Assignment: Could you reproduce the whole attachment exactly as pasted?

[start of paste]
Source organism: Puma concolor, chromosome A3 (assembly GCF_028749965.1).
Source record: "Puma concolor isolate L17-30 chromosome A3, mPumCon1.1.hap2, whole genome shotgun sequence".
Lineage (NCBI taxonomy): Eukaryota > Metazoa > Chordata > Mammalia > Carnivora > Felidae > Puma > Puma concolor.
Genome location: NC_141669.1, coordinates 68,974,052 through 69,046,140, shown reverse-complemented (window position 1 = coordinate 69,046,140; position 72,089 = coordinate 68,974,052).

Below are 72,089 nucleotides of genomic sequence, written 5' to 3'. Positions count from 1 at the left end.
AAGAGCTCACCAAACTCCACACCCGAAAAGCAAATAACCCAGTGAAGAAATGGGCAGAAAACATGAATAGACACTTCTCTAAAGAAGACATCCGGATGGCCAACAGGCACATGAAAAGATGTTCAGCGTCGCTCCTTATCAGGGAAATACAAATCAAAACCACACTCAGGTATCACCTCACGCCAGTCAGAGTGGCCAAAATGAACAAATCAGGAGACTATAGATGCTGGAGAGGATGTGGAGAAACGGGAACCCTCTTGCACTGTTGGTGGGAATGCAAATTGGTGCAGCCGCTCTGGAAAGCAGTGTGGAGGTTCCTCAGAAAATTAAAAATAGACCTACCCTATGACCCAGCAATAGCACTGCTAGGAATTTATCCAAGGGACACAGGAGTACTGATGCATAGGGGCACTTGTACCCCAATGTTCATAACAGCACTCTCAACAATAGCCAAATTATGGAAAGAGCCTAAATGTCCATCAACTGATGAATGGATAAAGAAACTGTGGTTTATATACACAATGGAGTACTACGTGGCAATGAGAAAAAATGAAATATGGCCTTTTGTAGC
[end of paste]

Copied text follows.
Source organism: Puma concolor, chromosome A3 (assembly GCF_028749965.1).
Source record: "Puma concolor isolate L17-30 chromosome A3, mPumCon1.1.hap2, whole genome shotgun sequence".
Lineage (NCBI taxonomy): Eukaryota > Metazoa > Chordata > Mammalia > Carnivora > Felidae > Puma > Puma concolor.
Genome location: NC_141669.1, coordinates 68,974,052 through 69,046,140, shown reverse-complemented (window position 1 = coordinate 69,046,140; position 72,089 = coordinate 68,974,052).

Below are 72,089 nucleotides of genomic sequence, written 5' to 3'. Positions count from 1 at the left end.
AAGAGCTCACCAAACTCCACACCCGAAAAGCAAATAACCCAGTGAAGAAATGGGCAGAAAACATGAATAGACACTTCTCTAAAGAAGACATCCGGATGGCCAACAGGCACATGAAAAGATGTTCAGCGTCGCTCCTTATCAGGGAAATACAAATCAAAACCACACTCAGGTATCACCTCACGCCAGTCAGAGTGGCCAAAATGAACAAATCAGGAGACTATAGATGCTGGAGAGGATGTGGAGAAACGGGAACCCTCTTGCACTGTTGGTGGGAATGCAAATTGGTGCAGCCGCTCTGGAAAGCAGTGTGGAGGTTCCTCAGAAAATTAAAAATAGACCTACCCTATGACCCAGCAATAGCACTGCTAGGAATTTATCCAAGGGACACAGGAGTACTGATGCATAGGGGCACTTGTACCCCAATGTTCATAACAGCACTCTCAACAATAGCCAAATTATGGAAAGAGCCTAAATGTCCATCAACTGATGAATGGATAAAGAAACTGTGGTTTATATACACAATGGAGTACTACGTGGCAATGAGAAAAAATGAAATATGGCCTTTTGTAGC